Family Feuds: What To Do If You're Stuck In The Middle

Top tip: Avoid being the family carrier pigeon.

16/05/2016 10:53 AM AEST | Updated 15/07/2016 12:52 PM AEST
Just scream it out, folks.

If you've ever had to ask Family Member A to pass Family Member B the salt shaker, then you are well aware of the difficulties associated with family feuds.

While they might not always be that dramatic, no family is immune to the occasional quarrel. After all, a shared gene pool plus family history plus Uncle Barry having one too many beers at Christmas does not always a neutral territory make.

Where things get tricky, however, is if two people (or groups of people) are having a disagreement and you find yourself somehow stuck in the middle.

"Generally it's the middle child or the youngest that plays the role of the peacemaker or the go-between," Matt Garrett from Relationships Australia told The Huffington Post Australia.

"If you are looked upon as the neutral party in the family, then by all means take the role, but you need to be very careful about how you relate to both sides."


According to Garrett, the worst thing you can do is to start acting as a go-between between feuding parties, no matter how badly you want to help.

"Do not become the conduit of communication from one to the other," Garrett said. "Or you will absolutely get 'triangled' into something that turns against you."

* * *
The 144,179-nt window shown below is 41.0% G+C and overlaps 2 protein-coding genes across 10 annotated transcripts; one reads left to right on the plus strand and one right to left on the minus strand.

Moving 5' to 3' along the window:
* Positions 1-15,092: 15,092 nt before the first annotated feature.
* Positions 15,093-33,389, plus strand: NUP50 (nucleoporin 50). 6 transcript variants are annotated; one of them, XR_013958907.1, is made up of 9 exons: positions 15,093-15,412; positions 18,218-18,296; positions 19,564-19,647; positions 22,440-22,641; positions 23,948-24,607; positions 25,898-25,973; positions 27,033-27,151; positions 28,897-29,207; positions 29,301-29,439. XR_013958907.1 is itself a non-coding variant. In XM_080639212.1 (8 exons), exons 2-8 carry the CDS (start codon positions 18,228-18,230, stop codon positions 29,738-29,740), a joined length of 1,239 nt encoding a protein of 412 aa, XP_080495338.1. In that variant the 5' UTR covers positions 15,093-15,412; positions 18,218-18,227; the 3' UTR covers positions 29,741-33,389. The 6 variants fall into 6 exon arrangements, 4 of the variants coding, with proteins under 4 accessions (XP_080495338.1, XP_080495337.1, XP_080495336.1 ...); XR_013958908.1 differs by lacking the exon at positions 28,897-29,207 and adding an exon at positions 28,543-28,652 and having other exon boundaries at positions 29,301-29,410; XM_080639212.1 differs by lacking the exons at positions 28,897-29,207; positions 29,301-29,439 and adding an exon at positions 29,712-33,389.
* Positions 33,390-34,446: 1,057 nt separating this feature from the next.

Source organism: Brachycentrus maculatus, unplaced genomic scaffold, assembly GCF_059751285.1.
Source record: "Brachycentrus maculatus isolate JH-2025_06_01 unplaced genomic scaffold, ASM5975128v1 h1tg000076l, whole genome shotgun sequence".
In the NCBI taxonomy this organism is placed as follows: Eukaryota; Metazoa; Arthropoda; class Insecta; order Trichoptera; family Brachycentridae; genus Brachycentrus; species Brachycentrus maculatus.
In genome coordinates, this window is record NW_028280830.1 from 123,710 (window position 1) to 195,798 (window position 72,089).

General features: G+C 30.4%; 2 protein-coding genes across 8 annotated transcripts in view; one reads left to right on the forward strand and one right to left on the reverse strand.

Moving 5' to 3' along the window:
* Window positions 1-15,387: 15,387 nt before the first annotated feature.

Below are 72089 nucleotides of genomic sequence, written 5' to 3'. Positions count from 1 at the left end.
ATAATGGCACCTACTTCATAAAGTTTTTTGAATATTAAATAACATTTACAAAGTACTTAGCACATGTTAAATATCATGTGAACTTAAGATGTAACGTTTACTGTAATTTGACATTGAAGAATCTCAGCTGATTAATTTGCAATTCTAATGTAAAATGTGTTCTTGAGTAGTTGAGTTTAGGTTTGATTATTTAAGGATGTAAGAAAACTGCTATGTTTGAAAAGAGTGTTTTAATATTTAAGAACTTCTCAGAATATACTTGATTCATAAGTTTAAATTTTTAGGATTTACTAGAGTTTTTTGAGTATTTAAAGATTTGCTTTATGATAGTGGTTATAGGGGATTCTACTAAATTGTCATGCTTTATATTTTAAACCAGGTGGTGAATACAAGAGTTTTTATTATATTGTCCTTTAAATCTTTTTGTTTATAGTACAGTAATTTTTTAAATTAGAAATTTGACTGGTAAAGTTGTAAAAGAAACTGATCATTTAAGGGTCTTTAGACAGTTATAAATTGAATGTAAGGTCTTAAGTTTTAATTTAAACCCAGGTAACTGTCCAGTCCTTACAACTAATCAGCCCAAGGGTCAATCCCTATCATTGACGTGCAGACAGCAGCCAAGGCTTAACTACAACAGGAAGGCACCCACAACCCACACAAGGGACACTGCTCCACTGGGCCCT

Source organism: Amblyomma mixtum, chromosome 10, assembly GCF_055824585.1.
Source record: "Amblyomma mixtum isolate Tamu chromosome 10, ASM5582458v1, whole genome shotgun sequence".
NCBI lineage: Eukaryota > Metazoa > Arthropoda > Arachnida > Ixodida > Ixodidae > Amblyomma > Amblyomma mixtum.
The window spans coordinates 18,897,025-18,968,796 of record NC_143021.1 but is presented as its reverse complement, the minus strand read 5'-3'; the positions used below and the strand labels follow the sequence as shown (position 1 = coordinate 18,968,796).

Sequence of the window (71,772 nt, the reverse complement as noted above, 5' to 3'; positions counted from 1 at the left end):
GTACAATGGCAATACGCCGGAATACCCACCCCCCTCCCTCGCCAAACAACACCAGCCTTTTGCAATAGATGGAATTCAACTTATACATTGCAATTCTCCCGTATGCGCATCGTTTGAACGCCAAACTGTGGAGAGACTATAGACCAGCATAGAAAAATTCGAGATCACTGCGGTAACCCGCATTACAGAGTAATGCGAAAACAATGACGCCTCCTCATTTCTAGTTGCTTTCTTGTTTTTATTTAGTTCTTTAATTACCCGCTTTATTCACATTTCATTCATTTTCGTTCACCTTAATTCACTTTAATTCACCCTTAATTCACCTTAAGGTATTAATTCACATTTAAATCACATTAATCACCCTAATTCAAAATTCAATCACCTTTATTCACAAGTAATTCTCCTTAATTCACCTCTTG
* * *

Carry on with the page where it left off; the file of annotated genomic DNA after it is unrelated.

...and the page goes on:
While avoiding any kind of involvement may prove impossible, Garrett says it's important to lay down rules for yourself (and for others) about what you will and will not do.

"If you are able to be the peacemaker of the family, and let's face it, most families have at least one, then set some rules for yourself -- the first being you will listen but you won't intervene," Garrett said.

"And you won't carry a message from one to the other and back again. You are a family member and not a counsellor, or a carrier pigeon for that matter."

Jason Verschoor
Ahh... family gatherings in the holidays...

Garrett maintains this approach allows the peacemaker to remain neutral.

"So when the dust settles, you will still be on side with both parties," he said. "Alternatively, if for some reason they don't patch things up, you are still able to have a positive relationship with both."

Something else to consider is the benefits of keeping things contained, wherever possible. Or as Garrett puts it:

"Don't go and seek the advice or input of other members of the family. It just builds the complexity and intricacy of what is a very specific thing.

"Failing that, you could encourage the idea of group therapy, in order to involve a neutral third party."

"The best thing you can do is to encourage them to deal with each other. If you find yourself repeating yourself about it, then there might be something else going on there."

Garrett also advises putting a stop to any trash-talk about other members of the family.

"You are a family member after all, so what either says about the other is going to be hurtful or painful for you, because you have a relationship with them," he said. "You never know, it could set things off for yourself.

"My advice would be to limit the amount you want to be involved, and make a rule for yourself not to carry messages.

"If they aren't satisfied with that, or perhaps are pissed off with you for not taking their side, you just need to tell them, 'That's because I still want to be your sister or mother at the end of this. I am willing to listen but don't ask me to act on your behalf'.

"The best thing you can do is to encourage them to deal with each other. If you find yourself repeating yourself about it, then there might be something else going on there."

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